Pro-Government Forces caused 913 child casualties (313 deaths and
600 injured), and were responsible for 29 per cent of all child casualties,
marking a 19 per cent decrease from the previous year.
Despite a decrease of 19 per cent compared with 2016, the leading
cause of child casualties remained ground engagements between Anti-Government
Elements and Pro-Government Forces, accounting for nearly half of
Of the casualties caused by ground engagements, those due to the use
of indirect weapons - such as mortars, rockets and grenades - decreased
by 30 per cent, with 887 casualties (194 deaths and 693 injured).
UNAMA documented 534 child casualties (126 deaths and 408 injured)
caused by shooting during ground engagements, an increase of 32 per
cent compared to 2016.
Of concern was that aerial operations caused substantially more deaths
and injuries among children in 2017, with casualties from airstrikes
increasing by 33 per cent compared to 2016.
UNAMA documented 266 child casualties (114 deaths and 152 injured)
generated by such incidents in 2017.
In one case, on 30 August, an airstrike by international military
forces targeting Taliban fighters who were firing heavy weaponry,
killed 10 children and injured six others in Pul-e-Alam District,
Equally concerning was that child casualties in the context of search
operations conducted by Pro-Government Forces, including the Afghan
Local Police, the Afghan National Army, the National Directorate of
Security, and joint operations between the Afghan national security
forces and international military, more than tripled compared to 2016,
causing 43 child casualties (29 deaths and 14 injured).
UNAMA recorded 207 child casualties (31 deaths and 176 injured) caused
by suicide and complex attacks, an increase of 34 per cent compared
For example, on 1 August, in Herat city, Anti-Government Elements
killed five children and injured four others during a suicide attack
targeting a mosque.
Non-suicide IEDs caused two per cent fewer child casualties compared
to 2016, with 545 casualties (160 deaths and 385 injured) documented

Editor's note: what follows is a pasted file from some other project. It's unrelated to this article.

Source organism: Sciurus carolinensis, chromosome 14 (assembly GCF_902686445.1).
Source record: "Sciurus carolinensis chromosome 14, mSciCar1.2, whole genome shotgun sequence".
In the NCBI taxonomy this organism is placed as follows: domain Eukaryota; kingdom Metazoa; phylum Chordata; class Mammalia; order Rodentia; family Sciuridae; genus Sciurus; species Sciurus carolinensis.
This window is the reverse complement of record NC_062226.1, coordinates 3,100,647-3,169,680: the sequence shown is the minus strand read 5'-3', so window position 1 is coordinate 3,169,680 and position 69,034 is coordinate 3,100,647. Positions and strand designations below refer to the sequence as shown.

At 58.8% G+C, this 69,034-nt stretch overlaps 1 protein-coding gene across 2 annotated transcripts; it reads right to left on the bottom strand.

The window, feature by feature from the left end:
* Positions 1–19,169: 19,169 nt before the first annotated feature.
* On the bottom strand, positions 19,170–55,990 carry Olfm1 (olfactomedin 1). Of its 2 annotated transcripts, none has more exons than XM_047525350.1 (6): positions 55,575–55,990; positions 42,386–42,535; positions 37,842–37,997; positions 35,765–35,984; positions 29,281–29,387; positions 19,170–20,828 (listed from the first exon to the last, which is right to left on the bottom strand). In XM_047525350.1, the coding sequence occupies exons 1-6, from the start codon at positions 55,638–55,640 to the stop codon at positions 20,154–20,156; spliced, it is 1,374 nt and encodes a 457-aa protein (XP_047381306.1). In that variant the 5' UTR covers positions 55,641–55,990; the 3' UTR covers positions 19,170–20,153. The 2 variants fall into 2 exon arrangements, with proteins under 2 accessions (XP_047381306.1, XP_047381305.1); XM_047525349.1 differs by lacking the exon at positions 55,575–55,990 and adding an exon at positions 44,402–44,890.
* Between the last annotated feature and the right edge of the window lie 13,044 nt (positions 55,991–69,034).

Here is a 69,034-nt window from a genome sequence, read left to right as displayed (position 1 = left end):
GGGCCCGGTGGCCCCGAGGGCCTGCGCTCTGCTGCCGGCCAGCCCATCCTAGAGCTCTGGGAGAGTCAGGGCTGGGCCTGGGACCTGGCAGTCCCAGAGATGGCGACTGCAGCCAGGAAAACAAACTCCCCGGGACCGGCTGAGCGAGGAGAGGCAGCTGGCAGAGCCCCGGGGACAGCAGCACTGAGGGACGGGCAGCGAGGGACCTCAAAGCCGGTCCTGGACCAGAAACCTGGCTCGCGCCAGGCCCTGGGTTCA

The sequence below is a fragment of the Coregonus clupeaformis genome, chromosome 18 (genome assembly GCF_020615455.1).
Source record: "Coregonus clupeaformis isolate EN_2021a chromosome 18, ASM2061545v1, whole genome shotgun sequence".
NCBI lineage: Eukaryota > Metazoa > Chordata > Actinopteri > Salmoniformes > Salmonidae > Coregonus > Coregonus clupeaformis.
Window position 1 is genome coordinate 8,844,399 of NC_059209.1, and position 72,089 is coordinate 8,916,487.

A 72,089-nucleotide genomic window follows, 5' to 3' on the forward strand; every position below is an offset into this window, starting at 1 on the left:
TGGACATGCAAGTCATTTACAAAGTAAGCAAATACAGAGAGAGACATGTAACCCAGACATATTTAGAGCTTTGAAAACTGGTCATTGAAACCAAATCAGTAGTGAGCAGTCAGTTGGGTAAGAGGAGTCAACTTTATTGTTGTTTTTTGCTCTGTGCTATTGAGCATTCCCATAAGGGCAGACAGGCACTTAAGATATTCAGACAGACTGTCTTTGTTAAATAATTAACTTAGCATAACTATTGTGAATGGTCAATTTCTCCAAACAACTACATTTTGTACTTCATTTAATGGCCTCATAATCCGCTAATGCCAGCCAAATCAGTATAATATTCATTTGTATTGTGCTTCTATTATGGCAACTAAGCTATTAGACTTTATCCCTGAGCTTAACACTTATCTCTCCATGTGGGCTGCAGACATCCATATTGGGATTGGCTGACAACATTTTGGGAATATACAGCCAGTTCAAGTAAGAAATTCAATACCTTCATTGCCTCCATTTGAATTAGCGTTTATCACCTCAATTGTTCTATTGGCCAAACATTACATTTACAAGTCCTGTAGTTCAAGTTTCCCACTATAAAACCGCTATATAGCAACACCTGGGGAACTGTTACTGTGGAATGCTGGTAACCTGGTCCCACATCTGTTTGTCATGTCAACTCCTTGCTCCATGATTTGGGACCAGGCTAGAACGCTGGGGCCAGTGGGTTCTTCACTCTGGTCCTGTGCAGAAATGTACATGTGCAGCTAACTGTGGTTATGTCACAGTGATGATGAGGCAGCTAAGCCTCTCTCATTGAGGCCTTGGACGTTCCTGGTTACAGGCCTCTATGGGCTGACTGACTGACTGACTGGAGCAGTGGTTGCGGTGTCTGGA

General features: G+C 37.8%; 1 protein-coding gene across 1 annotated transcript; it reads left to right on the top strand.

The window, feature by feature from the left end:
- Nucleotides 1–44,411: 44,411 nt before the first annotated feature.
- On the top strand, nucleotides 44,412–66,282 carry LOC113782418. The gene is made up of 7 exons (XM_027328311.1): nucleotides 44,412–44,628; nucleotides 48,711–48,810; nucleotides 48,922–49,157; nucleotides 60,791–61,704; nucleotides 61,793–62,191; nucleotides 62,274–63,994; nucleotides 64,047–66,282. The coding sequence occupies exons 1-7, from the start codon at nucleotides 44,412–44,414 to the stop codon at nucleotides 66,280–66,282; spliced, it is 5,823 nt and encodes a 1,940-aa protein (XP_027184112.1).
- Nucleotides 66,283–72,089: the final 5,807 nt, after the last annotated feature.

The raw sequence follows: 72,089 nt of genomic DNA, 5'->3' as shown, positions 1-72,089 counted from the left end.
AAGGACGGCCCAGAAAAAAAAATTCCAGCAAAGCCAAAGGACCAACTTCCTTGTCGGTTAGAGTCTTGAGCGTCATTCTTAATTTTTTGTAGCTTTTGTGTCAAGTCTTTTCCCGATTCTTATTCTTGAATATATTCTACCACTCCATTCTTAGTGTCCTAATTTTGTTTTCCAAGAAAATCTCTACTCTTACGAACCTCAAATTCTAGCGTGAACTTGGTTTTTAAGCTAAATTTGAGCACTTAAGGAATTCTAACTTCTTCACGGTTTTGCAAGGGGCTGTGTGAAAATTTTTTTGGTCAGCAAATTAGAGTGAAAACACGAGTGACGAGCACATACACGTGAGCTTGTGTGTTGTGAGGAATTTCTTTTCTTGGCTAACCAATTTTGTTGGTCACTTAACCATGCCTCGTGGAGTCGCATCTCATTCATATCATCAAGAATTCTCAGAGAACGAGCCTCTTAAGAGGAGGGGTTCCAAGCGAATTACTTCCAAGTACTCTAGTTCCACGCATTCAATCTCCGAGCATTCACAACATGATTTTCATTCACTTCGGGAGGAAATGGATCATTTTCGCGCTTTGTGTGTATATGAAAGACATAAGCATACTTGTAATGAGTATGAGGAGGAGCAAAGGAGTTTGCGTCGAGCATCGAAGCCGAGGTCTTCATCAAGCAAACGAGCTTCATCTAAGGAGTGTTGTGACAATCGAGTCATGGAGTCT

by UNAMA in 2017.
Child casualties from remote-detonated IEDs decreased, while child
casualties from pressure-plate IEDs increased.
UNAMA also documented 18 incidents involving the abduction of 42 children
(40 boys and two girls) by Anti Government-Elements.
Throughout 2017, UNAMA continued to receive reports of recruitment
and use of children by Anti-Government Elements and the Afghan security
From 1 January to 31 December 2017, it verified the recruitment and
use of 83 boys, including 20 in western region, 16 in north eastern
region, 14 in southern region, nine in both central highland and south
eastern regions, eight in eastern region, five in northern region
and two in central region.
Children are inter alia recruited to function as bodyguards, assist
in intelligence gathering, plant IEDs, carry out suicide attacks and
participate in hostilities.
ATTRIBUTION OF CIVILIAN CASUALTIES
In 2017, UNAMA attributed the majority of civilian casualties - 65
per cent - to Anti-Government Elements, with 42 per cent attributed
to Taliban, 10 per cent to Daesh/Islamic State Khorasan Province (ISIL-KP),
and 13 per cent to undetermined and other Anti-Government Elements.
Pro-Government Forces caused 20 per cent of civilian casualties in
2017 (16 per cent by Afghan national security forces, two per cent
by international military forces, one per cent each by pro-Government
armed groups and undetermined pro-Government forces).
In 2017, Anti-Government Elements caused 6,768 civilian casualties
(2,303 deaths and 4,465 injured), a three per cent decrease compared
"This decrease is mainly explained by fewer civilian casualties
caused by Anti-Government Elements using indirect fire such as mortars,
rockets and grenades during ground engagements, and fewer civilian
injuries from targeted killings and non-suicide IEDs, particularly
remote-detonated IEDs", said UNAMA.
UNAMA documented a rise in civilian casualties caused by Anti-Government
Elements (particularly Daesh/ ISIL-KP) during suicide and complex
attacks as well as an increase in incidental civilian deaths and injuries
from bullets fired by Anti-Government Elements during ground engagements,
particularly during ground attacks against police check posts.